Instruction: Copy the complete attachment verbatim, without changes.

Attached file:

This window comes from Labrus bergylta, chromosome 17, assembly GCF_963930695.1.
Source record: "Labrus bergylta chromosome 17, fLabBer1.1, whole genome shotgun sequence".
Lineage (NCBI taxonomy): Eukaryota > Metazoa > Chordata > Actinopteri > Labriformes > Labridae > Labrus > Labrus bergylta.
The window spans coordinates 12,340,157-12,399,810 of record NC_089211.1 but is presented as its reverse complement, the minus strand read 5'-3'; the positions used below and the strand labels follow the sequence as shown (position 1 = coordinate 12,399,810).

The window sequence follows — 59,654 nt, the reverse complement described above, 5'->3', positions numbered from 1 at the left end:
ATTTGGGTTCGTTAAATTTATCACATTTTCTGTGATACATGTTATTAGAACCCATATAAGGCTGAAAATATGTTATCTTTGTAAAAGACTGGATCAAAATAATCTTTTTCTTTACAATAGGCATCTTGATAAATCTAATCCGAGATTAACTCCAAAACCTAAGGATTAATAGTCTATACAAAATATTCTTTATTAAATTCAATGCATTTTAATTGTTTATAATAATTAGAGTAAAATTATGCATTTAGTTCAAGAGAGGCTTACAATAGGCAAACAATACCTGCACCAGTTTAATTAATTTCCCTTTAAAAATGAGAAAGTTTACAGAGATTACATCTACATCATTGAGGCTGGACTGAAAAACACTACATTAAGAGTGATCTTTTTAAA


This window comes from Labrus bergylta, chromosome 17, assembly GCF_963930695.1.
Source record: "Labrus bergylta chromosome 17, fLabBer1.1, whole genome shotgun sequence".
Lineage (NCBI taxonomy): Eukaryota > Metazoa > Chordata > Actinopteri > Labriformes > Labridae > Labrus > Labrus bergylta.
The window spans coordinates 12,340,157-12,399,810 of record NC_089211.1 but is presented as its reverse complement, the minus strand read 5'-3'; the positions used below and the strand labels follow the sequence as shown (position 1 = coordinate 12,399,810).

The window sequence follows — 59,654 nt, the reverse complement described above, 5'->3', positions numbered from 1 at the left end:
ATTTGGGTTCGTTAAATTTATCACATTTTCTGTGATACATGTTATTAGAACCCATATAAGGCTGAAAATATGTTATCTTTGTAAAAGACTGGATCAAAATAATCTTTTTCTTTACAATAGGCATCTTGATAAATCTAATCCGAGATTAACTCCAAAACCTAAGGATTAATAGTCTATACAAAATATTCTTTATTAAATTCAATGCATTTTAATTGTTTATAATAATTAGAGTAAAATTATGCATTTAGTTCAAGAGAGGCTTACAATAGGCAAACAATACCTGCACCAGTTTAATTAATTTCCCTTTAAAAATGAGAAAGTTTACAGAGATTACATCTACATCATTGAGGCTGGACTGAAAAACACTACATTAAGAGTGATCTTTTTAAA